By Talmon Joseph Smith
New York Times, Oct. 14, 2022
With Americans resuming prepandemic habits of going out, eating out and traveling, leisure and hospitality businesses have scrambled to hire, sometimes offering pay increases that outpace inflation. But for many whose pay is linked to tips, like restaurant servers and bartenders, base wages remain low, and collecting what is owed under the law can be a struggle. ...
Some employers who could use the two-tier wage system are taking a different approach.
Talia Cella, 33, is a training manager at Illegal Pete’s, a burrito spot founded in Boulder, Colo., with locations throughout Arizona and Colorado. Those states have a subminimum wage under $10 an hour for tipped workers, and a regular minimum under $13. Illegal Pete’s offers starting pay of $15 plus tips as well as health care coverage.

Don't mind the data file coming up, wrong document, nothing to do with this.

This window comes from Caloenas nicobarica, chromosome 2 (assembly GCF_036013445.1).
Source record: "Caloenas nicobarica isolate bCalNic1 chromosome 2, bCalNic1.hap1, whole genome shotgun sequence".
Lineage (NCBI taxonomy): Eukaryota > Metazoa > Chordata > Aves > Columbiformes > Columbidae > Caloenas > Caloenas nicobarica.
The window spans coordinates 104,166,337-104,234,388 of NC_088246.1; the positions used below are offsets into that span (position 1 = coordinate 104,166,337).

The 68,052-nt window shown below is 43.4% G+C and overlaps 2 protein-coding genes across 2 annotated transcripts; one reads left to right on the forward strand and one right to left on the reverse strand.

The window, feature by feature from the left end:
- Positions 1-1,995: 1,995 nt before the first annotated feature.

Before rising to her current position, Ms. Cella was hired as a server and trained as a bartender in 2016. She was previously making base pay of $5 an hour elsewhere as a waitress and hostess, unable to afford a car and biking to the bus stop in snow to make winter shifts. ...
“Having work be a stable part of your life — where it’s like you go there, you’re getting paid a living wage, you have health insurance, you know this place cares about you — then you’re more likely to show up to work and give your best,” Ms. Cella said. “If you want people to give you more of themselves, more of their time, more of their effort, then you have to be willing to invest more of your company into the individual people as well.”
Copyright 2022 New York Times Company
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